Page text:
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When a restaurant has a name like Steak, it would be a little difficult to be uncertain about its mission. So it’s somewhat ironic that what makes Steak stand out from the herd of steakhouses is its vegetables.

Steak is one of those rare steakhouses where, when you order a steak, you don’t get steak — period — but also a couple of side dishes. And in addition to the usual steakhouse sides, there are some that are a little offbeat.

Corn and leeks, for example. We both considered it and both demurred, because, well, corn and leeks? We love leeks, but this reserved cousin of the more aggressive onion and garlic surely would overpower the namby-pamby corn.

Ah, we of little faith: This turned out to be one of the best parts of the meal. The leeks had been cut very finely — minced, really — and sauteed with the corn just until the leeks were soft but the corn kernels still crisp. It was an inspired pairing.

The grilled asparagus definitely was less offbeat but still laudable because of the thoroughness of the grilling, which added a nice touch of char to the spears. And sauteed spinach had been very gently sauteed, so the fresh-spinach flavor rang out loud and clear.

A baked potato was nice and flaky, but our waitress had offered prosciutto in addition to the requisite butter and sour cream, and the former failed to materialize — a pity, since that’s another offbeat touch.

Steak does, as you might expect, know how to cook a steak, and our 8-ounce filet mignon ($26) was properly rare and reasonably flavorful — especially considering the price, since we’ve paid $10 to $20 more for the same cut with lots of claims attached but no more depth of flavor. Since filet mignon is inherently not a particularly flavorful cut, owing to its relative shortage of fat, we paid $2 extra for a warm Gorgonzola sauce (other sauces are included with dinner, one to a customer) whose earthiness did the beef proud.

And it knows how to cook pork chops ($19), which logic should dictate would follow but in reality doesn’t always. The pair was wonderfully moist and so purely flavored as to be almost sweet; the cabernet reduction we chose on the side complemented them quite nicely.

The weak links in our dinner were both our appetizers, which didn’t give us much of a first impression. The crab cake ($9) was mostly crabmeat and was plated with streaks of aioli and a pile of microgreens, but the crab flavor was off, and a bowl of tomato-basil soup ($7) had such a concentrated tomato flavor that it had an overly acidic edge and all the charm of diluted tomato paste.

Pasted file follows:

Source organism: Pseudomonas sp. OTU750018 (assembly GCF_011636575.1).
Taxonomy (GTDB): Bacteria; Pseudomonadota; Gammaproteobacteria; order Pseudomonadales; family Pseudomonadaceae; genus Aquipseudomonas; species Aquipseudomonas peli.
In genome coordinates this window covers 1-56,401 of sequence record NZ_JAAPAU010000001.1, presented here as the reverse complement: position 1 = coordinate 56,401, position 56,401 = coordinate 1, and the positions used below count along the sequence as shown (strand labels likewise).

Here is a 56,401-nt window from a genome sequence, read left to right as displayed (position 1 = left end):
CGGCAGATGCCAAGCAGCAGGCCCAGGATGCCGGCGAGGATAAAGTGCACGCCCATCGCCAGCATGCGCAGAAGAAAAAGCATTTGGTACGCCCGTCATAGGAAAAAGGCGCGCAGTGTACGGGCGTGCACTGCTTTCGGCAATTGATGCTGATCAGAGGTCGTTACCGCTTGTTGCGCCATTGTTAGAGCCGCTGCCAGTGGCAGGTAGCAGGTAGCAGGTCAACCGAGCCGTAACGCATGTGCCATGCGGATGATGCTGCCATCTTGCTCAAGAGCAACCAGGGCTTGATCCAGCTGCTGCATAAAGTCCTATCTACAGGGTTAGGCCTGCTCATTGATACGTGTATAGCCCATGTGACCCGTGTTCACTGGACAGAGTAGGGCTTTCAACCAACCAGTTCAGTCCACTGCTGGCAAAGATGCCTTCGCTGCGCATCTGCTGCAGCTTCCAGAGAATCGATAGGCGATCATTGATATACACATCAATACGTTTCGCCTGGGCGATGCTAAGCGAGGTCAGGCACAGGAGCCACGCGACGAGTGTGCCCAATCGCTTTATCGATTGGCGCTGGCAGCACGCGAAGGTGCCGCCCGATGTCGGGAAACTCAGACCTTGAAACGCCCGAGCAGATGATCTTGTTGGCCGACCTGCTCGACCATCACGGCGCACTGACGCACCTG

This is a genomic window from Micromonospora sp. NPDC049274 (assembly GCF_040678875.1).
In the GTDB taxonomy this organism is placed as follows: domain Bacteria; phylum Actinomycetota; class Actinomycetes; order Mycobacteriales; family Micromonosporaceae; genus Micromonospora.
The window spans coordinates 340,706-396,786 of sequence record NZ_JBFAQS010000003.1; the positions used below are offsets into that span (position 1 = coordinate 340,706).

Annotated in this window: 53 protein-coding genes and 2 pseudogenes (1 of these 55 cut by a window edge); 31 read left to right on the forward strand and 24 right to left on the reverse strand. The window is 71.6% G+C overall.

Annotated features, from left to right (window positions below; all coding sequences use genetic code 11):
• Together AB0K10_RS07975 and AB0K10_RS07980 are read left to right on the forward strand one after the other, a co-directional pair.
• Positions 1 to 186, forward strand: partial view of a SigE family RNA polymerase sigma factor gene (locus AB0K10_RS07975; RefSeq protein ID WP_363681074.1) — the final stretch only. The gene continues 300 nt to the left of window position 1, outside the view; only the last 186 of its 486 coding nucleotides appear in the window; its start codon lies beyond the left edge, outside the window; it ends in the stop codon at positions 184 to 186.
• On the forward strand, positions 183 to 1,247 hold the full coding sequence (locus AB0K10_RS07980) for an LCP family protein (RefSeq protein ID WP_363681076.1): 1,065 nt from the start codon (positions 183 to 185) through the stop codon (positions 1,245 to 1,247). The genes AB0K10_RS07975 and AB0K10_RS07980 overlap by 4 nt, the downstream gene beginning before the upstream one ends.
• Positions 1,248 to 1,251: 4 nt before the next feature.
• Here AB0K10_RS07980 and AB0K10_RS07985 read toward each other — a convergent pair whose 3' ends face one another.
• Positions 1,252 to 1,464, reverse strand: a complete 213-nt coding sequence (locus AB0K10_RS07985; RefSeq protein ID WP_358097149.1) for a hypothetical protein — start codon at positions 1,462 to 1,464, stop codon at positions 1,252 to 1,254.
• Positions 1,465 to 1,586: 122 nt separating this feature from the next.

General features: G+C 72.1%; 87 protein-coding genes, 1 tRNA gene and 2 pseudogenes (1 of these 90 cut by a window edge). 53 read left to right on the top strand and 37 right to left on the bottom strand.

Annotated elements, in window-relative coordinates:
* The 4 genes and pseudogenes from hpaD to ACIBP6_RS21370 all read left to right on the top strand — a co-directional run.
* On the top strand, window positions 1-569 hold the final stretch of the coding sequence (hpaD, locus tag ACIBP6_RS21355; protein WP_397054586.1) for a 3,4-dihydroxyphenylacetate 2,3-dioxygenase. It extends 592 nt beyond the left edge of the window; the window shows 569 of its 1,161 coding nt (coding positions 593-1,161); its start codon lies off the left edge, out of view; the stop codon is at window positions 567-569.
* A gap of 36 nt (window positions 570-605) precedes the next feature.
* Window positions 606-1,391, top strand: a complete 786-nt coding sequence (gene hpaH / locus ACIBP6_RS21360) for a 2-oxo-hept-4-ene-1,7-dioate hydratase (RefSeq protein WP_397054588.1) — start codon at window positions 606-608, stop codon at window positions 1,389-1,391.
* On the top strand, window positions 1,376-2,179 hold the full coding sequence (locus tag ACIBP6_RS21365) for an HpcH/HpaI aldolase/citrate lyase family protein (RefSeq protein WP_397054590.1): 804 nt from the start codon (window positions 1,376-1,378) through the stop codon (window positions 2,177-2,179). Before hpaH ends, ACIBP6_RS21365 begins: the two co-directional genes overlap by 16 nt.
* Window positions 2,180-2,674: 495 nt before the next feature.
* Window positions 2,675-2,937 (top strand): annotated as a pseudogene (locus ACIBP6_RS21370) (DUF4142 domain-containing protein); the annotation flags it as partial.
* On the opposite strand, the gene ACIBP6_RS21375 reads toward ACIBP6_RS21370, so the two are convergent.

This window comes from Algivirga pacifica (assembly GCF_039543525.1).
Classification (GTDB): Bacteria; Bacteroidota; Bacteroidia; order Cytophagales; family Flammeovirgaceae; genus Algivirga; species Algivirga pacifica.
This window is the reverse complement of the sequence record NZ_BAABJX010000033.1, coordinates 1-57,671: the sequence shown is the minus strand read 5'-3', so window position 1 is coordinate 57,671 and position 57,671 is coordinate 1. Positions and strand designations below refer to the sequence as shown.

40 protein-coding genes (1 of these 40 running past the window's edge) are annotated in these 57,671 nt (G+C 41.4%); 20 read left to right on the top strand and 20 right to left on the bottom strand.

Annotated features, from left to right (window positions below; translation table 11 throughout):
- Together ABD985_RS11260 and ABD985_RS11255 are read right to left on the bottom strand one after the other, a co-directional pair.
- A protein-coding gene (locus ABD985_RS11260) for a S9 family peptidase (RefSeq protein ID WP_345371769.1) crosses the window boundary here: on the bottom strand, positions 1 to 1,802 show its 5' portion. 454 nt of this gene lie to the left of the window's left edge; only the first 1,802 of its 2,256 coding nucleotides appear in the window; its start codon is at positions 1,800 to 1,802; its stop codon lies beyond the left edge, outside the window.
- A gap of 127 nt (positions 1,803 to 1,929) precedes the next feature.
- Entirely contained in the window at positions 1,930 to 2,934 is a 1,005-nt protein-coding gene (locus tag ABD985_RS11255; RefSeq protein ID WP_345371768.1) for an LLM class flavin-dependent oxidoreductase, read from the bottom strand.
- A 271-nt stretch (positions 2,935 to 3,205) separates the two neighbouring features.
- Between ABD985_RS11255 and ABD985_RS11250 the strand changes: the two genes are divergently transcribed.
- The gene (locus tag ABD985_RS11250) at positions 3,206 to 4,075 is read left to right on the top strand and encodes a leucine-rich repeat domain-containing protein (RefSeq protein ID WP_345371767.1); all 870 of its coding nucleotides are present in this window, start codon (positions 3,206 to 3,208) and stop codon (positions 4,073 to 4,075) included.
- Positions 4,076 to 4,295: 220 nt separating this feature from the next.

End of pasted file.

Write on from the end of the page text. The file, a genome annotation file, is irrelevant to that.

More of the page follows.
Oh, and we had another cause for a bad first impression: Upon entering, we found an empty hostess podium. A young woman wandered over to it but was chattering on a cell phone and promptly wandered away again, back to the lounge area, where she launched into conversation with another woman; we later saw both of them seating customers. And so we stood and waited until a male management type walked by and was the first to actually acknowledge us, and then the woman who proved to be our server came to deliver us to her table. The other two may have been on break, or dealing with some sort of nonapparent crisis, but if it was the former they should have been somewhere else and if it was the latter there should have been someone to fill in. Luckily, our server did much better (except for the prosciutto, which might have been the kitchen’s fault).

Steak has a wine shop, too, and that dedication to the vine showed in the depth and breadth of its wine list, which took some serious perusal because there were so many intriguing possibilities. We finally ended up with a bit of an old standby, a 2005 Frank Family Vineyards Zinfandel ($49) that fit like an old pair of shoes.

It was easy for us to see why Steak had such a healthy crowd when so many others are suffering. The bird’s-eye view of the valley’s sparkling lights doesn’t hurt, of course, but to us, Steak mostly represents reasonably priced steak done right and vegetables that are far above garden variety.

Las Vegas Review-Journal restaurant reviews are done anonymously at Review-Journal expense. Contact Heidi Knapp Rinella at 383-0474 or e-mail her at hrinella@ reviewjournal.com.

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